Once more unto the breach

Nine out of ten IT professionals have experienced a data breach – with four out of five concerned about future breaches.

Exonar has published research revealing that 94 per cent of IT professionals have experienced a data breach, and an overwhelming majority (79 per cent) are worried that their current organisation could be next.

The survey of 500 IT professionals found that when it comes to cybersecurity, employee data breaches are seen as the biggest risk to an organisation. Two fifths (40 per cent) of respondents named employee data breaches as the biggest overall threat to information security in the coming year, while a fifth (21 per cent) said external attacks from cybercriminals are the biggest risk to information security, and 20 per cent believe it is ransomware/malware attacks.

When looking at what causes employee data breaches, more than half (51 per cent) of IT professionals say these most commonly occur through external email services such as Gmail and Outlook. However, 42 per cent say employee data breaches have happened through collaboration tools such as Slack and Dropbox, and 41 per cent through SMS/messaging services. Just 6 per cent of those surveyed said they had never knowingly experienced a data breach.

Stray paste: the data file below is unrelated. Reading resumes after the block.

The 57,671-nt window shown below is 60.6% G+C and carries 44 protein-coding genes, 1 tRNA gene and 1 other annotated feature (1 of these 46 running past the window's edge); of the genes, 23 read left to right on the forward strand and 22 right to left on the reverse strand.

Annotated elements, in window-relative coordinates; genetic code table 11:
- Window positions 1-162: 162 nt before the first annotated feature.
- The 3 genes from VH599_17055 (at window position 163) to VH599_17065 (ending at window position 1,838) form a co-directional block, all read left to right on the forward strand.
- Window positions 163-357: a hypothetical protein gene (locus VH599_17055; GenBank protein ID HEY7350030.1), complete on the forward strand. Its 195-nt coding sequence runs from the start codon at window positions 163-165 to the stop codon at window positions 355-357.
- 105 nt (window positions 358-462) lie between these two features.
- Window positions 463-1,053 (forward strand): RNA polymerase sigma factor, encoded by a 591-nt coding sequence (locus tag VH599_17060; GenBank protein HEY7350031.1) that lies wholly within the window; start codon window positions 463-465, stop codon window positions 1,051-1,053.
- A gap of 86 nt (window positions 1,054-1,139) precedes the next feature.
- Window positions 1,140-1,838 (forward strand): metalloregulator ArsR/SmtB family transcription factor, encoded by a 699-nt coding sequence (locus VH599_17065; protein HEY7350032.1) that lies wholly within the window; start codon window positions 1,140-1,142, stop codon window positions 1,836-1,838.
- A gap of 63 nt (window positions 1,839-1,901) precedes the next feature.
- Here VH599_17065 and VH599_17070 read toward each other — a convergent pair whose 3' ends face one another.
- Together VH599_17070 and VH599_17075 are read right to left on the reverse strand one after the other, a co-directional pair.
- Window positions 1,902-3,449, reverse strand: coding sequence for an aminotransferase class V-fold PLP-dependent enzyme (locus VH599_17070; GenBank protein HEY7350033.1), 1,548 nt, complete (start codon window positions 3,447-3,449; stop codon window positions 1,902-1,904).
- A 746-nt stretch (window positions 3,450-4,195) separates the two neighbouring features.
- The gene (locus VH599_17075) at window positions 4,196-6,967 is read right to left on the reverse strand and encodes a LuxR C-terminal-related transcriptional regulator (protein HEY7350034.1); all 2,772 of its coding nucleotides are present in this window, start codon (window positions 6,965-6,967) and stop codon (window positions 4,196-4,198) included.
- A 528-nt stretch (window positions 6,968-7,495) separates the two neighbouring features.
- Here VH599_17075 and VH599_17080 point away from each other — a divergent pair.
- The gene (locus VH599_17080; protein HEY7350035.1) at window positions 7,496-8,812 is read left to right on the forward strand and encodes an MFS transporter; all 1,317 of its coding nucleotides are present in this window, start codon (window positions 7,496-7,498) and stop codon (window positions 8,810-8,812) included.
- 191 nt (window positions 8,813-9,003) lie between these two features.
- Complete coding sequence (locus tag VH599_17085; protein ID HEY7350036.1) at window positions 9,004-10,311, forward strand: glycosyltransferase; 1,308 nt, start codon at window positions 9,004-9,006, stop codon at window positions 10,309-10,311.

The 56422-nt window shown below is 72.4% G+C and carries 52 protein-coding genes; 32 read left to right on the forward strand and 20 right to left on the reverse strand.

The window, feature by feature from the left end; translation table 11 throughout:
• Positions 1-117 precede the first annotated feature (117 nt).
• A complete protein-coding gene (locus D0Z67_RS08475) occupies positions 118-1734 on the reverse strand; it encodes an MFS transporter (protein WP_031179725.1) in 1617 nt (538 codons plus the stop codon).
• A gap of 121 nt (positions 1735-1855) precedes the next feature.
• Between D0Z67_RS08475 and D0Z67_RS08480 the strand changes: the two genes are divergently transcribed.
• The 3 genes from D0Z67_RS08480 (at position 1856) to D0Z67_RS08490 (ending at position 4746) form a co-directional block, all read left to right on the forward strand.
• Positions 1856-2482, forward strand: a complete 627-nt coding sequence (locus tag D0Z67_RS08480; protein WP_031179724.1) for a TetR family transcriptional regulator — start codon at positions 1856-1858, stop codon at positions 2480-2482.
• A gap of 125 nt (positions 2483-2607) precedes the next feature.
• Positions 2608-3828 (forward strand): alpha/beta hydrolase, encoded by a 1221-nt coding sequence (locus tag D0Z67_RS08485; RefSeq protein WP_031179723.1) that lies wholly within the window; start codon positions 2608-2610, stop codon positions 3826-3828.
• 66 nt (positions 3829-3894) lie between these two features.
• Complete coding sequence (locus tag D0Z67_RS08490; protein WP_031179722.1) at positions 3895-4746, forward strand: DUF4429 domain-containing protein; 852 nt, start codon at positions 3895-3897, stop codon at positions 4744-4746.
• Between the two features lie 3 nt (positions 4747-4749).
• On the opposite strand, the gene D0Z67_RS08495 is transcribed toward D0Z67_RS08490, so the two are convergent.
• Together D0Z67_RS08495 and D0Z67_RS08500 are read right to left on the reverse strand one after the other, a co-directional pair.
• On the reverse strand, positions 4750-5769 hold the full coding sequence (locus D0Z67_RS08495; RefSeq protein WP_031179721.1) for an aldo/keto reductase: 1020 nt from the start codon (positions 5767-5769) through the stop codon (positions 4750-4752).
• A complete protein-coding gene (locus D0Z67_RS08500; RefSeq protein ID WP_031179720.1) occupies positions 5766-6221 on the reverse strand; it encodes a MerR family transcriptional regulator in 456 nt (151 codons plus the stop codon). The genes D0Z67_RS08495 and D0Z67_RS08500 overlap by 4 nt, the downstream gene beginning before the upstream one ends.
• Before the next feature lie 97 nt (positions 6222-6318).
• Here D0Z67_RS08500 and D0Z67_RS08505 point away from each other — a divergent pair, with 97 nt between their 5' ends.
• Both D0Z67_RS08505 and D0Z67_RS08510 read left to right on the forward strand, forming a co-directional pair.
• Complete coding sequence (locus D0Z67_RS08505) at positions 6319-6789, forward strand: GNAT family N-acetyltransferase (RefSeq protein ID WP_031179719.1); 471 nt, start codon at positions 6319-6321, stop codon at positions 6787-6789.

Despite data breaches being front of mind for IT teams, 95 per cent of IT professionals say it’s a challenge to get visibility across their organisations’ data estate, and only 39 per cent of organisations are taking active steps to gain visibility of their data.

Exonar’s CEO Danny Reeves commented, “In simply performing their jobs, employees can unintentionally be the source of a data breach – by leaving high-risk information unprotected in the wrong place. It’s the responsibility of the company to provide the right methodology, technology, and processes that enable the workforce to continue to operate without burdening teams with undue process.”

“These days, every company is a data company, and large organisations often have thousands of systems and storage facilities. Unless companies are actively taking steps to know and understand their data, they’re leaving themselves vulnerable.”
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